Exhibited at Bumpus bookshop, 1934

Close up of title page illustration, T.E. Lawrence's Kelmscott Chaucer

Detail of engraved title page illustration.

Close up of floral border, title page of T.E. Lawrence's Kelmscott Chaucer

Detail of decorative floral border on the frontispiece.

Close up of illustration and text, pages 8-9 of T.E. Lawrence's Kelmscott Chaucer

Detail of engraved illustrations and text, page 9.

Black and white image of T.E. Lawrence's Kelmscott Chaucer in 1934

T.E.L.'s Kelmscott Chaucer, as it appeared on exhibit at Bumpus bookshop, 1934.

In 1934, T.E.L. lent his Kelmscott Chaucer to J. & E. Bumpus, Ltd., Booksellers to H.M. the King, of 350, Oxford Street, W., London, where it went on display as part of an exhibition on William Morris as Printer and the Kelmscott Press.

The exhibition at Bumpus was a direct response to the Victoria and Albert Museum's William Morris exhibition, which had not fully illustrated Morris' activities in the book arts. The Bumpus exhibition put on view a copy of every book Morris produced at the Kelmscott Press and framed them in relation "to all the succeeding private presses which have drawn a part of their inspiration, great or small, from Kelmscott" (Times 14).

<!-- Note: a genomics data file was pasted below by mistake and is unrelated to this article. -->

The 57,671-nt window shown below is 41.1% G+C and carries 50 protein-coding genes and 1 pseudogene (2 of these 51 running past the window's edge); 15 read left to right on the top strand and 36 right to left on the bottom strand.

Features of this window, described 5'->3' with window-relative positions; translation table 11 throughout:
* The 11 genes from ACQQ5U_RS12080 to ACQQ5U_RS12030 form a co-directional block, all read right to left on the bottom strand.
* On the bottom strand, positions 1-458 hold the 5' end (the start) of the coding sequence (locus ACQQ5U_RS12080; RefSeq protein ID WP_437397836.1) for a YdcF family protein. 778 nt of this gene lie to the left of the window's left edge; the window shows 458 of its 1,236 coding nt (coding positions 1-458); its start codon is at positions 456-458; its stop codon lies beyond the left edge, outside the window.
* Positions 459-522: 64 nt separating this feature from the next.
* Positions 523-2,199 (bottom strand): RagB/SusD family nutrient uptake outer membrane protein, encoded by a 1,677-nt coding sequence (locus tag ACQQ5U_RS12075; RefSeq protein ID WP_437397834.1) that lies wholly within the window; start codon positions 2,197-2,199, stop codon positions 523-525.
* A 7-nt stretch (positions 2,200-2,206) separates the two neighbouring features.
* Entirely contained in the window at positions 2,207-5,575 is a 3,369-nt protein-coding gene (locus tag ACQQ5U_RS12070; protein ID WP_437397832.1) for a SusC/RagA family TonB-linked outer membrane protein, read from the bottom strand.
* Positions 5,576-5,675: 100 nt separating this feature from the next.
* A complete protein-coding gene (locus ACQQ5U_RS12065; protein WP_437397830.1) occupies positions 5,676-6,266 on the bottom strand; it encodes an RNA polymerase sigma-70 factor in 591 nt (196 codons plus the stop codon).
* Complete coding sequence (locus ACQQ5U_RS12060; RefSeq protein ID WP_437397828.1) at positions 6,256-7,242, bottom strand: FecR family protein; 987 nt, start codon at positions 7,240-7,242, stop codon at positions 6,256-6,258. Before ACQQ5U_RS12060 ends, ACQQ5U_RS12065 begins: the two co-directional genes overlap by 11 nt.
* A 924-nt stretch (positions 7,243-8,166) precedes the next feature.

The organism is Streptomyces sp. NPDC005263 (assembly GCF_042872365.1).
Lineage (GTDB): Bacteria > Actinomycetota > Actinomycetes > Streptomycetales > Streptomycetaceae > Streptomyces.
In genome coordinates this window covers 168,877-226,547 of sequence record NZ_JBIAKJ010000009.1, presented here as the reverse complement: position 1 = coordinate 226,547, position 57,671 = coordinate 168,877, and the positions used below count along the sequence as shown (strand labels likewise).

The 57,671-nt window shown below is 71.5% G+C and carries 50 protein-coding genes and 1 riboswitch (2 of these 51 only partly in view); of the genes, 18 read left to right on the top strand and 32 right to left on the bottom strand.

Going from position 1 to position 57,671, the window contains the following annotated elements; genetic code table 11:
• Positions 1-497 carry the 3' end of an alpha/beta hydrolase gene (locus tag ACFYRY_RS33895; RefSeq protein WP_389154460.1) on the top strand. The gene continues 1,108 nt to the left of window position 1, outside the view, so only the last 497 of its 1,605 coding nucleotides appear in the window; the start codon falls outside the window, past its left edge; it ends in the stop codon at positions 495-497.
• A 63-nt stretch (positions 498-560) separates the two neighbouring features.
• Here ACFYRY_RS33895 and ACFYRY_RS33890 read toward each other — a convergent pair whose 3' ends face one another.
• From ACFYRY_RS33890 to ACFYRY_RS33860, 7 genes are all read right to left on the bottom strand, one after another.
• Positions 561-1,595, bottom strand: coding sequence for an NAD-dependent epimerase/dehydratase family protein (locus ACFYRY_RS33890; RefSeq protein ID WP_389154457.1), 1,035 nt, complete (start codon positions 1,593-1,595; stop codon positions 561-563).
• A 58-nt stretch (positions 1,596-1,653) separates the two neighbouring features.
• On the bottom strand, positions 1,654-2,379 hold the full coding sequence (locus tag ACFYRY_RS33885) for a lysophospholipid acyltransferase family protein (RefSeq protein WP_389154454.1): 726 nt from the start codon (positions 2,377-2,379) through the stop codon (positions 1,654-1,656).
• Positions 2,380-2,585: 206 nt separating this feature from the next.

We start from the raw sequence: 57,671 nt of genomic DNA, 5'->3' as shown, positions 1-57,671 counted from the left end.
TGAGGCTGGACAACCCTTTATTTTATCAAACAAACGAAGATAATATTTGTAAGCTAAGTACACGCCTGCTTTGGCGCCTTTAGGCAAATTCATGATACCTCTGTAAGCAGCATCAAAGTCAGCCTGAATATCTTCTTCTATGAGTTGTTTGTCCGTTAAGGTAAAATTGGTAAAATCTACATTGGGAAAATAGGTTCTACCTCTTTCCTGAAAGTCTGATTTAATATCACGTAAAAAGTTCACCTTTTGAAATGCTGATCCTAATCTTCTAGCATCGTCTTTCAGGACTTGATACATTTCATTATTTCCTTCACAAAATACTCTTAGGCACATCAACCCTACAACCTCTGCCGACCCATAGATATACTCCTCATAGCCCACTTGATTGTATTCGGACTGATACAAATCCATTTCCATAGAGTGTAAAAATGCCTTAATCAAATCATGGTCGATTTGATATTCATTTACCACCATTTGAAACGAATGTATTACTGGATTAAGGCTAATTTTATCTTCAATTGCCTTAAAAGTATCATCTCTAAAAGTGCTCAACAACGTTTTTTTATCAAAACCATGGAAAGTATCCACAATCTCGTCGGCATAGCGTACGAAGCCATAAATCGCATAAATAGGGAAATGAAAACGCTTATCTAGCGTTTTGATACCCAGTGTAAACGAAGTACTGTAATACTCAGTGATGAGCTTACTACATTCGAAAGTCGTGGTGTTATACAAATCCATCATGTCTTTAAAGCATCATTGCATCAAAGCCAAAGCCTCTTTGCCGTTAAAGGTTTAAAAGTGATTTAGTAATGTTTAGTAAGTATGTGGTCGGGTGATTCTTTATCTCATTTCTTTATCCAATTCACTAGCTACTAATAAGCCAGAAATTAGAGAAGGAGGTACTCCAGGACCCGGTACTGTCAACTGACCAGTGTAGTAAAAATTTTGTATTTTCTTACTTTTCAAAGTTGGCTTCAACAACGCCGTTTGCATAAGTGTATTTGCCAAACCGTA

H.M. Queen Mary visited the Bumpus exhibition, and is said to have remarked upon and examined Lawrence's copy of the Kelmscott Chaucer. Although Her Majesty's exact remarks are not recorded, one suspects she may have commented on the size of the tome. In replying to a letter from the Manager at Bumpus, J.G. Wilson, T.E.L. noted, "I laughed when I read your very proper sentence about our dear Queen. Clearly it is time the Chaucer relapsed into obscurity again - otherwise it will grow too big for my cottage. It's a wretched book, as Morris built it: too heavy to post!" (Bodleian MS.Eng.d.3328 255).

All jokes regarding the sheer size and weight of the book aside, T.E.L. would go on to say in the same letter, written only months before his death, "It's a marvellous possession, and very good to read.  I haven't ever finished it, so it will solace my empty hours at Clouds Hill, Moreton, Dorset, which is the address, I hope of my old age" (ibid 255).